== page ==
So anytime you need to choose any seafood type in pregnancy, be sure to check with your dietitian to know its mercury content first. Always go for options that are lower in mercury.
Salt and sodium content
Salt and sodium content must be checked too. These products are usually preserved in brine which have a significant amount of sodium and excessive sodium can have effect on you.
Watch out for allergies
Some people also have allergies to specific types of seafood. If you have a known sensitivity or allergy to seafoods in general, or any particular type, it’s crucial to simply avoid it as it may trigger an allergic reaction.
If you have some particular concerns or questions about your food choices during pregnancy, talk to your registered dietitian or OB-GYN to receive guidance that looks into your individual circumstances.
Can you eat fried pork skins while pregnant?
Fried pork skins, also known as pork rinds or chicharrones are made from crispy pig skin. Just like cueritos, it is safe to eat it while pregnant but only if it is well-cooked.
Proper preparation and cooking methods such as deep frying are essential to eliminate the risk of foodborne illnesses.
They can provide important nutrients like proteins, calcium and vitamins for pregnant women once they add more veggies and fruits to make it highly balanced.
It’s also advisable that you do not eat too much because the fats can quickly add up and affect you.
What not to eat when pregnant?
During pregnancy, it’s very important to mind your diet to ensure the health of both you and the unborn baby.
While there are so many nutritious foods you can safely enjoy, there are some that are no-go!
- High-mercury fishes: Mercury is a neurotoxin, in other words a poison which acts on your nervous system. This can disrupt the developing nervous system of the baby and so the need to avoid completely the foods and fishes that can potentially pose you to it. Such fishes include shark, swordfish, tilefish and king mackerel. Only eat cod, salmon, shrimp, canned light tuna, etc.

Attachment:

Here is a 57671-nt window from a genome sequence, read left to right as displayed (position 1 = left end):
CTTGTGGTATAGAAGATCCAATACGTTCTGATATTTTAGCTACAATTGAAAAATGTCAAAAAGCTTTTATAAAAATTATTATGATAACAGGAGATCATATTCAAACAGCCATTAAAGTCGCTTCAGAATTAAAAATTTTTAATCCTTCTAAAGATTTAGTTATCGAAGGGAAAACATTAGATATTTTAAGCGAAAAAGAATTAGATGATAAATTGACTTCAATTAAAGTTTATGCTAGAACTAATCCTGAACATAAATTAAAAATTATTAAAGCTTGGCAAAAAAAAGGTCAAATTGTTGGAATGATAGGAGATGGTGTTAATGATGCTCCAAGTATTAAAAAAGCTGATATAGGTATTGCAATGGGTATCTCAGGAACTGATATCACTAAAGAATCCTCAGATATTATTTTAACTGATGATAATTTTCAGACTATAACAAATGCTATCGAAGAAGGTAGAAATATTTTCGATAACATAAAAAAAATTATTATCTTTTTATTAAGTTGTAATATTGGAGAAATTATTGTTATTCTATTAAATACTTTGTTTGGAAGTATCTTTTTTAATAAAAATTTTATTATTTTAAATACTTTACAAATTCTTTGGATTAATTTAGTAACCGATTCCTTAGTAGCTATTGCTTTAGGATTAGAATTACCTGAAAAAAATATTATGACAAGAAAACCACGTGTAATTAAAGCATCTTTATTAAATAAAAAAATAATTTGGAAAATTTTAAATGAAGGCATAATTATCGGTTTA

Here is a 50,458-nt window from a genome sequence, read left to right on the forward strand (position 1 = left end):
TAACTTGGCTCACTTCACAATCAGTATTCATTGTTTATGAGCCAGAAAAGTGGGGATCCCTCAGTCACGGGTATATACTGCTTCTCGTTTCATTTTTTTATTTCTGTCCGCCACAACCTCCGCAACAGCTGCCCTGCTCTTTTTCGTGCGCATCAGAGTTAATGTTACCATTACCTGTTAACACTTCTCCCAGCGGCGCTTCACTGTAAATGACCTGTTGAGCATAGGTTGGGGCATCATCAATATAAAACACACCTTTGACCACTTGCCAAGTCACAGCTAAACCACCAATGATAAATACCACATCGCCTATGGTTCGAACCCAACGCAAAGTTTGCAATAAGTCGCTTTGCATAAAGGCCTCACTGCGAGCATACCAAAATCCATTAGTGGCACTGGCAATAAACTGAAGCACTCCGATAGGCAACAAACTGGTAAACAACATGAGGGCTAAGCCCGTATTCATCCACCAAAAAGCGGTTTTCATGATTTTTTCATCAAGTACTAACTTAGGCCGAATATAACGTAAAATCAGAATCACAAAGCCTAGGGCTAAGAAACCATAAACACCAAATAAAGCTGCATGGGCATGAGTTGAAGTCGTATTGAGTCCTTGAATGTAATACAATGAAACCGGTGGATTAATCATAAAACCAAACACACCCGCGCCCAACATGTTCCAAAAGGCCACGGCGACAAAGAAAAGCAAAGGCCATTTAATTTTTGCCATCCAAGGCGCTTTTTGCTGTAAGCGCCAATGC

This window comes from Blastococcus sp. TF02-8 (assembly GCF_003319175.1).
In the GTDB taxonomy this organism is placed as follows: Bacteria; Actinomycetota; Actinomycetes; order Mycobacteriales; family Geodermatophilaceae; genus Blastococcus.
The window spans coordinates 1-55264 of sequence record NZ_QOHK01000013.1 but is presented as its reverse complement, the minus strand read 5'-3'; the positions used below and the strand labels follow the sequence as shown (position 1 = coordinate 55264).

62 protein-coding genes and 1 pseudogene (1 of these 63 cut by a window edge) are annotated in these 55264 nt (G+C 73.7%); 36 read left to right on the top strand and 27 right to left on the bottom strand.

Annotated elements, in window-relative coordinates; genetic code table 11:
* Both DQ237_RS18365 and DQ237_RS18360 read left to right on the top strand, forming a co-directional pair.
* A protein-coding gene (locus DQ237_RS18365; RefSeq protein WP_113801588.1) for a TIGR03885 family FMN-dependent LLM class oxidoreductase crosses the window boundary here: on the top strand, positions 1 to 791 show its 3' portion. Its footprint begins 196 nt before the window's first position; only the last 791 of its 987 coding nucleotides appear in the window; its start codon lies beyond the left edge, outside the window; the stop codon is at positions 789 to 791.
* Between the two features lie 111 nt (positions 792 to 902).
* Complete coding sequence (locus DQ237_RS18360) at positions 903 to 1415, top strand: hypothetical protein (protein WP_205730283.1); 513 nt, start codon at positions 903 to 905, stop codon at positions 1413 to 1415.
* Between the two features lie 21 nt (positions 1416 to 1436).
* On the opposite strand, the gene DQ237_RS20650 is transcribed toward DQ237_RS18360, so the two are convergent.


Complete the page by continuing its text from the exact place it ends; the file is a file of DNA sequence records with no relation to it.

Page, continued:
- Raw or undercooked seafood and shellfish such as sushi and raw oysters can contain parasites and bacteria that can lead to food-borne illnesses. Ensure that you cook all seafood and shellfish thoroughly!
- Raw or undercooked eggs: These eggs can carry salmonella infection so any food that do not have pasteurized versions should be discarded.
- Deli meats and unpasteurized pates: Heat them until they are steaming before eating.
- High-sugar and low-nutrient foods like sugary snacks, soda and excessive sweets can lead to gestational diabetes, so it should be checked too.
- Raw sprouts like alfalfa, clover and mung bean sprouts can carry listeria and should be cooked thoroughly .
- High-risk cheese: Some soft cheeses and blue-veined cheeses like Brie, camembert, and Roquefort may be made with unpasteurized milk and can carry risk of listeria contamination – thence, must be avoided.
Pregnant women can eat cueritos as long as they follow these key guidelines – eating in moderation, ensuring that they are well cooked(boiled and deep fried) to eliminate all potential pathogens and food-borne illnesses.